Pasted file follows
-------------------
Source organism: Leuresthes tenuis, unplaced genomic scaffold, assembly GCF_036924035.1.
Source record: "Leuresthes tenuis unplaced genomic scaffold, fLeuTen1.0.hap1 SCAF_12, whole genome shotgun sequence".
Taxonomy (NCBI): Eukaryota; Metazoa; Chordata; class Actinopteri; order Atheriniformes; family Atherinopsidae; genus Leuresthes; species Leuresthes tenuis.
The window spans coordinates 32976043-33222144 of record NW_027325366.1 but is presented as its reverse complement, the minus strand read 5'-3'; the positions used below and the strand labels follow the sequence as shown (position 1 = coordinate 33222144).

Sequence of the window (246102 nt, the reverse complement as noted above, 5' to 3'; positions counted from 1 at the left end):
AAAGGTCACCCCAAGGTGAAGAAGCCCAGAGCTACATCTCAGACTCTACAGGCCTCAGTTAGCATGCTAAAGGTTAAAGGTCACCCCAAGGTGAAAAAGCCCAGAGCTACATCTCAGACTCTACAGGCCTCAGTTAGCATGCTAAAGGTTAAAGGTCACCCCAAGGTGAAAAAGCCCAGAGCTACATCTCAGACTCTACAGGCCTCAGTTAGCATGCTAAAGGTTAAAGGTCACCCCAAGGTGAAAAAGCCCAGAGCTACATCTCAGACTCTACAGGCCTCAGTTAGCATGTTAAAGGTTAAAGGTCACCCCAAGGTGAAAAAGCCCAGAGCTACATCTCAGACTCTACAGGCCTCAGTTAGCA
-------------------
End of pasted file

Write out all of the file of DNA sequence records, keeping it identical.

Source organism: Leuresthes tenuis, unplaced genomic scaffold, assembly GCF_036924035.1.
Source record: "Leuresthes tenuis unplaced genomic scaffold, fLeuTen1.0.hap1 SCAF_12, whole genome shotgun sequence".
Taxonomy (NCBI): Eukaryota; Metazoa; Chordata; class Actinopteri; order Atheriniformes; family Atherinopsidae; genus Leuresthes; species Leuresthes tenuis.
The window spans coordinates 32976043-33222144 of record NW_027325366.1 but is presented as its reverse complement, the minus strand read 5'-3'; the positions used below and the strand labels follow the sequence as shown (position 1 = coordinate 33222144).

Sequence of the window (246102 nt, the reverse complement as noted above, 5' to 3'; positions counted from 1 at the left end):
AAAGGTCACCCCAAGGTGAAGAAGCCCAGAGCTACATCTCAGACTCTACAGGCCTCAGTTAGCATGCTAAAGGTTAAAGGTCACCCCAAGGTGAAAAAGCCCAGAGCTACATCTCAGACTCTACAGGCCTCAGTTAGCATGCTAAAGGTTAAAGGTCACCCCAAGGTGAAAAAGCCCAGAGCTACATCTCAGACTCTACAGGCCTCAGTTAGCATGCTAAAGGTTAAAGGTCACCCCAAGGTGAAAAAGCCCAGAGCTACATCTCAGACTCTACAGGCCTCAGTTAGCATGTTAAAGGTTAAAGGTCACCCCAAGGTGAAAAAGCCCAGAGCTACATCTCAGACTCTACAGGCCTCAGTTAGCA